The teachers also arranged a debate competition on the theme of COVID 19, which helped to bring out any fears and misconceptions the children had and address them. This was followed by a similar debate on the use of hand sanitizers.
COUNSELLING FOR PARENTS
Teachers have been speaking with parents, and have been offering counselling to hundreds of parents over the past few months. The teachers are hoping that this will help to improve communication between parents and children. The sessions have really helped parents to relate to their children better as well as take a better interest in and responsibility for their education.
Rita Devi is the mother of a 10 year old girl who attends one of the learning centres, she told us: “I always monitor the learning progress of my daughter. I go regularly to the centre and personally look into the syllabus portions my daughter has learnt. Regular monitoring and the interest taken by the parents help very much in motivating and encouraging our children to learn well and behave well”.
Encouraging the principle of kindness to everyone is an important part of the programme in India. Many celebrations are organised throughout the year, which all help to inspire the community to look out for each other. At Christmas, the children arranged a collection to help poorer children, buying small gifts like warm socks which were distributed over the festive period.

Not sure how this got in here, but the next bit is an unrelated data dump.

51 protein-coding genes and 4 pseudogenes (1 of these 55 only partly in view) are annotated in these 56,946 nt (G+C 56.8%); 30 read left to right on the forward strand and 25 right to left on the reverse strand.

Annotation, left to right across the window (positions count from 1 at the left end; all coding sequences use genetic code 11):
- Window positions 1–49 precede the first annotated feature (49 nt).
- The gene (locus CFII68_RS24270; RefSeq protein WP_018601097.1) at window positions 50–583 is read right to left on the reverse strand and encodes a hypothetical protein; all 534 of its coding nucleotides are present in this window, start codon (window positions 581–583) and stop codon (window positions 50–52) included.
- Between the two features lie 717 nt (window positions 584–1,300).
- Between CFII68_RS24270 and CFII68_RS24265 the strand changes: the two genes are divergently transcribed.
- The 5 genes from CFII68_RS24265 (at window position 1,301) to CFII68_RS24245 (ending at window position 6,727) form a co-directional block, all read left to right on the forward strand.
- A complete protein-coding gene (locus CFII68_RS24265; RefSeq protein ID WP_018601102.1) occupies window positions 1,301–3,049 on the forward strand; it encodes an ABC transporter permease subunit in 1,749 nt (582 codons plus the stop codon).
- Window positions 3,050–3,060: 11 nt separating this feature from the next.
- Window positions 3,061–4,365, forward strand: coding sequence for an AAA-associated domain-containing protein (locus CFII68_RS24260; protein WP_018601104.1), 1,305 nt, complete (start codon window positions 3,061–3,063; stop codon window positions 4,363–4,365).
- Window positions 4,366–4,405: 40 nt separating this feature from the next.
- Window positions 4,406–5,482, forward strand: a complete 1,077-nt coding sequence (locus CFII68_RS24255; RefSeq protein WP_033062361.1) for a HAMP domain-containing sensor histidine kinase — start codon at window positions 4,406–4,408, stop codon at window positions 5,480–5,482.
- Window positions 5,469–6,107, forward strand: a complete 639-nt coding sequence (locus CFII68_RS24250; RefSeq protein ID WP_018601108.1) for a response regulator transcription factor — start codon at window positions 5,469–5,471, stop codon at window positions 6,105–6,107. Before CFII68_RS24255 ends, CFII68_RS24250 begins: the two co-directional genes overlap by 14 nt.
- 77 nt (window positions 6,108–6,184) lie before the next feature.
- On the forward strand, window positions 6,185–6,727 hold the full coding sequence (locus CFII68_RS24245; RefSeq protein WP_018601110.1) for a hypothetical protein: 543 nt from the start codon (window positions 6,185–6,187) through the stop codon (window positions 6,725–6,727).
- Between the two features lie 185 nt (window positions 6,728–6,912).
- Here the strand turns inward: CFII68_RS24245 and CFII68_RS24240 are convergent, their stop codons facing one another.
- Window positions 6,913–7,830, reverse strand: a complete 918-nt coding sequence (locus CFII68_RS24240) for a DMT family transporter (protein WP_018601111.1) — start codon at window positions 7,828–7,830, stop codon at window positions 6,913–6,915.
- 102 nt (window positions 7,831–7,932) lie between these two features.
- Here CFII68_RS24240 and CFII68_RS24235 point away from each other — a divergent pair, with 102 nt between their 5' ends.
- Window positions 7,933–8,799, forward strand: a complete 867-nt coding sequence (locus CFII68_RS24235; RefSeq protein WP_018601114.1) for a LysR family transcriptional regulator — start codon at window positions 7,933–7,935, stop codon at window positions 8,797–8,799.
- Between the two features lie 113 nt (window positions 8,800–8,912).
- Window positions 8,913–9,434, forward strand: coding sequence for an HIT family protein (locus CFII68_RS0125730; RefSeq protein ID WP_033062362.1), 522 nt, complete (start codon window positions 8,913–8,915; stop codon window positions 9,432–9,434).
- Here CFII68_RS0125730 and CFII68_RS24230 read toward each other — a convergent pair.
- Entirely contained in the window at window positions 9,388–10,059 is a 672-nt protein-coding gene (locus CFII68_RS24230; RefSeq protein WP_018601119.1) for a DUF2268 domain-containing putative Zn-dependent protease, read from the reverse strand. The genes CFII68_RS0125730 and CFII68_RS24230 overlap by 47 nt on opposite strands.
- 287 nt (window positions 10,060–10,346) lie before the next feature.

10-year-old Aditya Kumar lives with his uncle’s family, after losing both his parents. His uncle's family was unable to afford school fees so Aditya wasn’t attending school. During one of the Christmas collections, students Ansu Kumari and Neeraj Kumar visited Aditya’s home. They told him all about the Learning Centres and he was very keen to come along. The children returned to his house to let the uncle and aunt know that the learning centres are free to attend, so they agreed to send him. Aditya is now a regular learner at Stalin Nager Learning Centre.
Alongside support to help children readjust to school life after lockdown, our partners have also introduced a training programme called ‘Flourish’, to help teenagers to navigate the emotional, physical and mental developments they experience during adolescence.
Teachers had some training and were then able to deliver the course to 340 young people, aged 14-18 years recently. Those who took part told us how they hadn’t experienced this kind of learning before, nor had they had the chance to reflect on the changes they are going through during puberty.
Many of the children acknowledged the impact that their physical and hormonal changes were having on their thoughts, emotions and behaviour. The parents who participated also told us they were able to be more sensitive, considerate and understanding towards their growing children.
Teachers reported that they too found the training helpful in understanding their students better and it helped them to solve various behavioural issues. Many told us it has helped them become more considerate, understanding and friendly in the way they interact with children of this age in their learning centres.
Our partners will continue to work hard to support the children as they get used to life back in the classroom.